A bill from Gov. Mike Dunleavy limiting sex and gender discussions in public schools will at the least get a public legislative hearing, although ultimately not much time may be spent on it if it appears to have little chance of passage, Senate President Gary Stevens said Wednesday.
The bill prohibits sex and gender discussions before the fourth grade, requires parental permission for such discussions for other grades (instead of the current so-called “opt-out” provision for sex education), requires written parental permission for a child to be addressed by a different name or pronoun, and requires students to use locker rooms and restrooms according to their biological sex.
The possibility Dunleavy’s bill — Senate Bill 96 and its companion House Bill 105 — would essentially be dead-on-arrival arose shortly after he announced it Tuesday, as state Sen. Löki Tobin, an Anchorage Democrat, said it wouldn’t get a hearing if referred to the Education Committee she chairs. But the bill was referred to the Judiciary and Finance committees during the Senate floor session Wednesday, and Stevens said in an interview afterward he wants public consideration of the bill.
“I think we owe the governor that respect, so the bill will be heard,” he said.
The committee referrals were due to possible legal issues in addition to the financial impacts, not an effort to avoid the Education Committee in the wake of Tobin’s comments, Stevens said. Among other factors, he said the Education Committee already has a full calendar of other bills including a revision of the per-student funding formula that is among the foremost issues this session — and Dunleavy’s bill may eventually get referred there as well.
Stevens, a Kodiak Republican, also said, “I don’t want to waste a lot of time on a bill that has no chance of passage,” and at present it doesn’t appear there is enough support in the bipartisan majority of nine Democrats and eight Republicans to pass a floor vote.
Dunleavy, in a news conference unveiling the bill Tuesday, adamantly denied it’s a “don’t say gay” law such as the one that was enacted a year ago in Florida, variations of which have been introduced in more than 20 states. But Alaska legislators expressing opposition to Dunleavy’s bill said the primary intent is the same: singling out LGBTQ+-related material and students.
“We don’t need Florida’s politics in Alaska,” Minority Leader Calvin Schrage, an Anchorage independent, said Wednesday.
A far more elaborate and emotional denunciation of Dunleavy’s bill was made during Wednesday’s House floor session by Andrew Gray, an Anchorage Democrat, who said it hurts “gender non-conforming children like I once was.”
“To those kids I want to say you can be friends with whomever you want,” he said in a tearful voice. “You can plays sports or not. You can dress the way you want to dress. You can use the names you want to use. You can play with the toys you want to play with. This is America. You are free.
“You are no one’s shame. You are not your parent’s property. You are your own person. You are perfect the way you are.”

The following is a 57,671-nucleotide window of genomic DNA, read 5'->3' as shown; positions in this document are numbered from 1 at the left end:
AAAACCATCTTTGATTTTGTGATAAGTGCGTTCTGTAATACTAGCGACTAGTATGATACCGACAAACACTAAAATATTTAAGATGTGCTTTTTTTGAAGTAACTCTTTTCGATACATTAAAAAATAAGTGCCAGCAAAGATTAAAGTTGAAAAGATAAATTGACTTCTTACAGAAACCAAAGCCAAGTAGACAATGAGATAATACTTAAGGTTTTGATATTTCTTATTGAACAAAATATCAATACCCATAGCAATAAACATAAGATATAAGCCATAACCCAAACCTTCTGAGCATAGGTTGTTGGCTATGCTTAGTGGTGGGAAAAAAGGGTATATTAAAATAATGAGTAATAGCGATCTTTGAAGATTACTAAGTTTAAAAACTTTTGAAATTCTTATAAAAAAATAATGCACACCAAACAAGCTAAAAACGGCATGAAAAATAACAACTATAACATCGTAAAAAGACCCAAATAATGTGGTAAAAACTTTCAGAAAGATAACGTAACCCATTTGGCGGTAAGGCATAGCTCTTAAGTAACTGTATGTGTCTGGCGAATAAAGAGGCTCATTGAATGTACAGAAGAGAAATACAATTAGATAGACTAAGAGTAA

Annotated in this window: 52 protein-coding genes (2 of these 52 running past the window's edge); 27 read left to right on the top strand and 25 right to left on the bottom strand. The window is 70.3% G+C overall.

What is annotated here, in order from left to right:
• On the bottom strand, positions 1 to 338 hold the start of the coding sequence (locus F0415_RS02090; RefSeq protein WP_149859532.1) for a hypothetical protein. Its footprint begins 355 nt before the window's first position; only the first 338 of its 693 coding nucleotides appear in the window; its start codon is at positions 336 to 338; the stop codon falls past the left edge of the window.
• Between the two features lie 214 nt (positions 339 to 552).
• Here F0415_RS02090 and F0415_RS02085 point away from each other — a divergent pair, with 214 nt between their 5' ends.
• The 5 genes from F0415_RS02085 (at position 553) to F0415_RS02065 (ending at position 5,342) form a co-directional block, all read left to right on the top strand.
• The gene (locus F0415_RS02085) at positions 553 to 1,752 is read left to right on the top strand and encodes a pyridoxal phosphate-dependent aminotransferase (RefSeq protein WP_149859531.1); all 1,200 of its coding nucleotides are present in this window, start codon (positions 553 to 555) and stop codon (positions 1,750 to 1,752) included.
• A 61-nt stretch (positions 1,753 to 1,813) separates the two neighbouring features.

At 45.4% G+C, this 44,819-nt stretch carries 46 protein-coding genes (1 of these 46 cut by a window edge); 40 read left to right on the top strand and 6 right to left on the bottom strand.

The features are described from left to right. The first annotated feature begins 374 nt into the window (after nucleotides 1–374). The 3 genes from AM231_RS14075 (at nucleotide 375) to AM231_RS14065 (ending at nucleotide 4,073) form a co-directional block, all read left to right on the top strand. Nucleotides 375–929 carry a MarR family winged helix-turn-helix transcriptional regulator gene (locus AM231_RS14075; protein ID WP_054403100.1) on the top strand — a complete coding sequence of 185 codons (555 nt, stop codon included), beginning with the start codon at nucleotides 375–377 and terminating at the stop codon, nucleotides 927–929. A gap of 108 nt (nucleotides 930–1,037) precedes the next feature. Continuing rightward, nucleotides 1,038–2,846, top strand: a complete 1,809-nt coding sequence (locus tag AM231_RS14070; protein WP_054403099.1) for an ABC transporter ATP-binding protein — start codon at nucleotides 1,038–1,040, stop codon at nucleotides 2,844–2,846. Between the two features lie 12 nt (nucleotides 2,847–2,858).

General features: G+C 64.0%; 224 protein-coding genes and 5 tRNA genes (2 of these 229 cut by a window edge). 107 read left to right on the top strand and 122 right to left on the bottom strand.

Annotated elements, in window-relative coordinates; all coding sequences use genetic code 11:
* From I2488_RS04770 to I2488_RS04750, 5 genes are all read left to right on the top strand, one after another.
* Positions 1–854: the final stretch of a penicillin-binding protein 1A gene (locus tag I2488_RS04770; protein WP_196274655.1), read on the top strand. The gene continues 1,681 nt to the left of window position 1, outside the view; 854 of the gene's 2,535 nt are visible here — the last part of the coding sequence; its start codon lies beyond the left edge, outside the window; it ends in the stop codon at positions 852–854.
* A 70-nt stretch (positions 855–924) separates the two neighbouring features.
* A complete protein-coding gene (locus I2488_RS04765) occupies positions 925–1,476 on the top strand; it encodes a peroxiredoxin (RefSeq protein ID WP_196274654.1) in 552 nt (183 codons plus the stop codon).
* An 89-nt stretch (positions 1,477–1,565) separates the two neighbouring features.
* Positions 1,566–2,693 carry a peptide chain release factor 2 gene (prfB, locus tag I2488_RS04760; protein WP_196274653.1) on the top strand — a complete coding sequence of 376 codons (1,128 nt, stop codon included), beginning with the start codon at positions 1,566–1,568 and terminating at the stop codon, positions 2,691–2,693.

Numerous educators and their associations in Alaska also quickly expressed concerns. NEA-Alaska President Tom Klaameyer said in a prepared statement the association “believes parental involvement is critical for student learning and we welcome conversations that will help each child achieve academic success.
“However, this legislation seems to strip away local school districts’ ability to govern themselves and establish systems that facilitate robust parent-teacher engagement,” he said. “Every single Alaska student should feel safe, welcome, and supported in their public school regardless of their background.”
An examination of the legislative language of the Florida law and Dunleavy’s bill shows there are substantial differences. But many of the foundational elements are similar, including the opening titles that are “An Act relating to parental rights in a child’s education” (Alaska) compared to “An act relating to parental rights in education” (Florida).
Another key similarity restricting discussion of sexual orientation and gender identity before fourth grade, which proponents of the Florida law touted as one of the main provisions. A notable item in Dunleavy’s bill — also similar to Florida policy — is an exemption allowing districts to continue to “establish a training program for employees and students, and provide parent notices relating to sexual abuse and sexual assault awareness and prevention.”
The legislation in both states requires parents to be notified about changes related to a student’s mental or physical well-being — which in practical terms could mean outing a youth who confided their sexuality/gender status to an instructor — although there are exemptions for when such disclosures pose a risk of abuse to the child. Parents in both states can sue districts for violations in the legislation — which in Alaska can result in penalties of up to $15,000 for “knowingly or recklessly” violating the bill’s policies.
Among the differences are Dunleavy’s bill requiring parental permission beyond the third grade for any classes, clubs and other school activities with sex/gender content, while Florida’s law merely states instructions at the upper grades be age-appropriate, which critics say is so vague parents can challenge any such content. Also, Florida’s legislation lacks the provisions related to locker room/restroom use, although those have been implemented separately.
Additionally, Dunleavy’s requirement of parental consent when referring to students by a different name, sex, and/or gender does not exist in Florida’s law, although it is part of a bill in that state expanding the law’s provisions.
Contact reporter Mark Sabbatini at firstname.lastname@example.org